Skip to content Skip to footer

Artistic research in focus at Index Foundation in collaboration with Royal Institute of Art, Stockholm

During autumn 2022, Index Foundation, together with the Royal Institute of Art in Stockholm, hosts three situations presenting artistic research projects being conducted at the school: Melanie Gilligan, Films Against Capitalism; Annika Larsson, Non-Knowledge, Laughter & The Moving Image; and Kajsa Dahlberg, The Tidal Zone.

Petra Bauer, Head of Department for Research and Further Education in Architecture and Fine Art, describes: “Artistic research allows us to, at the same time, explore materialities and the role of imagination in deepening our knowledge and finding new approaches to the world. In the three research projects, it is specifically the role of moving images in creating alternative imaginaries that is in focus.”

Index maintains close dialogues with academic institutions in Sweden and internationally to develop ways in which research can be exhibited. Director of Index, Marti Manen states: “Artistic research questions temporalities, assumed narratives and ways of doing. Art institutions are spaces for experimentation, freedom of expression and sharing knowledge. A collective and generous dialogue between academia and art institutions is more than necessary in our present times.”

The Common Sense, Parts-wholes, The Bay Area Protests, Crowds, Home Together, and Health as Individual vs. Health as Social are among the six film projects that Melanie Gilligan exhibits in the exhibition Films Against Capitalism (November 3–13). In her video works, Gilligan draws attention to the often-overlooked effects of capitalism on vulnerable groups, including older people and workers on fixed incomes, as well as to political situations like police and state violence. Gilligan charts the evolution of her work through the making of the movies, switching from a closed-set method (The Common Sense) to blending fiction and reality to depict common political contexts (Crowds); this enables a more direct focus on monetary and social institutions. In association with Lund University and Stockholm University of the Arts, Melanie Gilligan is a PhD candidate at the Royal Institute of Art. On November 9, a public defense will be place at the Royal Institute of Art.

Non-Knowledge, Laughter & The Moving Picture, a two-day seminar by Annika Larsson, will be held at Index (November 15–16). It will examine how the moving image and the laughing body (both human and non-human) have the power to deviate from our routine and alter the established order of events. Larsson offers the example of laughter to show how it may unexpectedly enter a situation and throw one off course. In order to show what moving images and bodies can achieve and how they can teach us about the limitations of our thinking, the project investigates methods in which humans, creatures, bodies, technology, and environments, communicate beyond instrumental language, subjectivity, and reason. The Swedish Research Council is funding Annika Larsson’s artistic research project, which she is working on in association with the Royal Institute of Art and HFBK Hamburg.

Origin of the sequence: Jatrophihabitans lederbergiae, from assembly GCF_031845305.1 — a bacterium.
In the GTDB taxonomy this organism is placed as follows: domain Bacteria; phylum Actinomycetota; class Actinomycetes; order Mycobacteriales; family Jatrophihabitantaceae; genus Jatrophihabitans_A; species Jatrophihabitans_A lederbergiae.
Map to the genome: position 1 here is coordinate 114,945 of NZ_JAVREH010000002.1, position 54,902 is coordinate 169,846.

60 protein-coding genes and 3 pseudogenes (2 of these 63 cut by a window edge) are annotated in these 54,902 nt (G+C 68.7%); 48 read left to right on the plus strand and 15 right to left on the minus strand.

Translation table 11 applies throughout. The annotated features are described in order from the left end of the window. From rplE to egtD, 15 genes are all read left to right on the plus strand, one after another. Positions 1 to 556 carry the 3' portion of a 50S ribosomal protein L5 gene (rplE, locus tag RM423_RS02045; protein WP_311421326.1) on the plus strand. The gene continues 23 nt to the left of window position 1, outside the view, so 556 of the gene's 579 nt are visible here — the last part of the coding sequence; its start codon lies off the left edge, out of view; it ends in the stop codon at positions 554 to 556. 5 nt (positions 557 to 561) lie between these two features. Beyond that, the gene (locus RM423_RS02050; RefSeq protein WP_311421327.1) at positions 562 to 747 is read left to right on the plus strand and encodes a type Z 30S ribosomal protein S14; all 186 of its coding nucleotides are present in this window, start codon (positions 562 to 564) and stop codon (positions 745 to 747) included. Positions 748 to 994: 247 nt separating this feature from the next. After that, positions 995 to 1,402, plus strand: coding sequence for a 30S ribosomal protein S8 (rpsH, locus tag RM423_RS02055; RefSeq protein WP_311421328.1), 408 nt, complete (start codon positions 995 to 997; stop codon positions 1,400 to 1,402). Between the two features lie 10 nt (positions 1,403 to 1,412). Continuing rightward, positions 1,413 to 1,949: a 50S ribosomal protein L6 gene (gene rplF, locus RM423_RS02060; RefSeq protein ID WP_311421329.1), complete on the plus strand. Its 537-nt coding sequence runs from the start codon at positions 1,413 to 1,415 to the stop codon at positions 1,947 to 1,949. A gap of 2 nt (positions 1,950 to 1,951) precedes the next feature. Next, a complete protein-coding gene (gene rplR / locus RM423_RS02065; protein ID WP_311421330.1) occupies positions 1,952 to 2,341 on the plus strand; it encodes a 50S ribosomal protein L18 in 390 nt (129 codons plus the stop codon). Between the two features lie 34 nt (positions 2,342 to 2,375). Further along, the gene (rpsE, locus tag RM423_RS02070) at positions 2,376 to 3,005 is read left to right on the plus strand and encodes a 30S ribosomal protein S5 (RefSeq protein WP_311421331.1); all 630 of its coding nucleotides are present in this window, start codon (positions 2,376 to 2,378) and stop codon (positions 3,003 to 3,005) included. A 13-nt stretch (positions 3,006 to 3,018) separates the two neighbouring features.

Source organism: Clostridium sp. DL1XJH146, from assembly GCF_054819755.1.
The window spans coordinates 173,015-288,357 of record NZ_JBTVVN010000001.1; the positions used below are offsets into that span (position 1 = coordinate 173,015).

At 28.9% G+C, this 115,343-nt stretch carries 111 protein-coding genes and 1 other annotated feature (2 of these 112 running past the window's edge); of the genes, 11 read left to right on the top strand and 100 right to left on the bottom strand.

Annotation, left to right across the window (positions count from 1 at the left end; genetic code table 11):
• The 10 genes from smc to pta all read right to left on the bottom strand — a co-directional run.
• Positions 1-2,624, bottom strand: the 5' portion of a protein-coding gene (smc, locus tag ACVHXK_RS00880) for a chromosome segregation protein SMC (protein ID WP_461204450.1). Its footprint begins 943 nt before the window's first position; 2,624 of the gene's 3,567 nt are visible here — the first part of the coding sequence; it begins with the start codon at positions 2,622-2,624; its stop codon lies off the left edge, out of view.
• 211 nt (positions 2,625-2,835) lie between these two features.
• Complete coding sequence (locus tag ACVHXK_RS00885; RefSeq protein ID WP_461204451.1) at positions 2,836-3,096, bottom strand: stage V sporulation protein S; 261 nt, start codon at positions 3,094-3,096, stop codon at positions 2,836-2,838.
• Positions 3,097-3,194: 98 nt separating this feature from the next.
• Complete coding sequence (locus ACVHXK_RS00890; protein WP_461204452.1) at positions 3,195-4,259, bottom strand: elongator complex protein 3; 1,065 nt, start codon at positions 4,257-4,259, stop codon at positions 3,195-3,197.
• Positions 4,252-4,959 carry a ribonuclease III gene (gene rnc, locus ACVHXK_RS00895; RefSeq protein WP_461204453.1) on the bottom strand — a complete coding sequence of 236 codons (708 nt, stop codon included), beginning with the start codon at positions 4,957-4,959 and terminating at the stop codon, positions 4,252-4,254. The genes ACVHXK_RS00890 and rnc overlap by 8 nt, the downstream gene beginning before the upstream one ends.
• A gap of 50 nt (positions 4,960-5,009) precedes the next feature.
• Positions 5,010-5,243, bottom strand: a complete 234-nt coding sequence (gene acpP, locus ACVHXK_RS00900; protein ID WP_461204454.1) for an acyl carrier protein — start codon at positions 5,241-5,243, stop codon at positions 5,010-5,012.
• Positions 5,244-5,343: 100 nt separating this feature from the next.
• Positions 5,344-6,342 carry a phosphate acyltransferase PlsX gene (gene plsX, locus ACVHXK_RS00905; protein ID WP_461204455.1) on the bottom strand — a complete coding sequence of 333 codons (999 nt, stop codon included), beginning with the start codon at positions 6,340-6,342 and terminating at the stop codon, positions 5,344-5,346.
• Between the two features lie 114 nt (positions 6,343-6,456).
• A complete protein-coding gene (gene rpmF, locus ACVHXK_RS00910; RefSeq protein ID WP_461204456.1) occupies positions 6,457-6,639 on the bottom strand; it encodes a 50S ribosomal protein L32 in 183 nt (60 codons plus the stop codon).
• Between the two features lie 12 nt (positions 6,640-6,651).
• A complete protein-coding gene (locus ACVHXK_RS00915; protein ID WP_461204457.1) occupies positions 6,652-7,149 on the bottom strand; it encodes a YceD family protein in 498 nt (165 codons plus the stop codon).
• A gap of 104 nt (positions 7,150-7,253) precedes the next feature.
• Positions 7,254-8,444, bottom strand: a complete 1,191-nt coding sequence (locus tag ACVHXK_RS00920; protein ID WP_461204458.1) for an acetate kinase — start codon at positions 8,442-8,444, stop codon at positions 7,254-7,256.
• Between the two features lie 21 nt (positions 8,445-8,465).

The Tidal Zone, an exhibition including contemporary works by Kajsa Dahlberg (November 23–January 29, 2023). Her practice-based research focuses on the connections between seaweed and the history of photography as it explores film as a tool entangled with non-human patterns of life. In order to interact with cinema as an intertidal medium capable of holding a reciprocal relationship to the world—of being in touch—Dahlberg invokes, among others, Jean Epstein and Ulla Ryum throughout the four pieces in the exhibition. This eventually includes the manner in which our bodies turn into environmental registers, similar to shapeshifting. When do our sensitivity and intensity become assets that enable us to perceive the world as livable and animate? Kajsa Dahlberg is a PhD candidate at the Royal Institute of Art in collaboration with Lund University.

Since 1735, the Royal Institute of Art has trained architects and artists. It is the largest artistically based higher education institution for fine art and architecture in Sweden. The Royal Institute of Art offers education through its faculty, which includes influential Swedish and foreign artists, theorists, and architects. As a result, alumni and current students are recognized on a national and international level.

Index – The Swedish Contemporary Art Foundation has been operating as a foundation for close to 25 years. It uses exhibitions, research projects, and educational initiatives to promote ongoing and innovative conversations between the institution, artists, and audiences.